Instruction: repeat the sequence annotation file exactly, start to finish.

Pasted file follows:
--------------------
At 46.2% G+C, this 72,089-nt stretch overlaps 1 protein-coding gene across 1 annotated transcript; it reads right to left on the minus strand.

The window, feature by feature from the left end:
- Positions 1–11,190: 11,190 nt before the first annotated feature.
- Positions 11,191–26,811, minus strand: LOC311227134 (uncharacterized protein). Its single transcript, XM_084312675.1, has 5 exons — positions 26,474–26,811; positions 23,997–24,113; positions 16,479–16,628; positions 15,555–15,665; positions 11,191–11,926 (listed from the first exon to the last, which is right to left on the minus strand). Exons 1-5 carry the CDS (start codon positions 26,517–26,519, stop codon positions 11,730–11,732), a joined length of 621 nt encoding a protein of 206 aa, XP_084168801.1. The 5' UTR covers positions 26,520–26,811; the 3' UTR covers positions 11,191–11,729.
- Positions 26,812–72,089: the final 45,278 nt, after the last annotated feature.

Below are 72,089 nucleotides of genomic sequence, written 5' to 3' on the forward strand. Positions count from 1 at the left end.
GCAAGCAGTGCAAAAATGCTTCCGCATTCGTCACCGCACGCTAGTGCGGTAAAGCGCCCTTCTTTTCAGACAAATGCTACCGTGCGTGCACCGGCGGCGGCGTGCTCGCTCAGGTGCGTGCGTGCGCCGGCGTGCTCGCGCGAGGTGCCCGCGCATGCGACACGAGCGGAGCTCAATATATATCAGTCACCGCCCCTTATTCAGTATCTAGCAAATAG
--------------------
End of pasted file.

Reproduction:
At 46.2% G+C, this 72,089-nt stretch overlaps 1 protein-coding gene across 1 annotated transcript; it reads right to left on the minus strand.

The window, feature by feature from the left end:
- Positions 1–11,190: 11,190 nt before the first annotated feature.
- Positions 11,191–26,811, minus strand: LOC311227134 (uncharacterized protein). Its single transcript, XM_084312675.1, has 5 exons — positions 26,474–26,811; positions 23,997–24,113; positions 16,479–16,628; positions 15,555–15,665; positions 11,191–11,926 (listed from the first exon to the last, which is right to left on the minus strand). Exons 1-5 carry the CDS (start codon positions 26,517–26,519, stop codon positions 11,730–11,732), a joined length of 621 nt encoding a protein of 206 aa, XP_084168801.1. The 5' UTR covers positions 26,520–26,811; the 3' UTR covers positions 11,191–11,729.
- Positions 26,812–72,089: the final 45,278 nt, after the last annotated feature.

Below are 72,089 nucleotides of genomic sequence, written 5' to 3' on the forward strand. Positions count from 1 at the left end.
GCAAGCAGTGCAAAAATGCTTCCGCATTCGTCACCGCACGCTAGTGCGGTAAAGCGCCCTTCTTTTCAGACAAATGCTACCGTGCGTGCACCGGCGGCGGCGTGCTCGCTCAGGTGCGTGCGTGCGCCGGCGTGCTCGCGCGAGGTGCCCGCGCATGCGACACGAGCGGAGCTCAATATATATCAGTCACCGCCCCTTATTCAGTATCTAGCAAATAG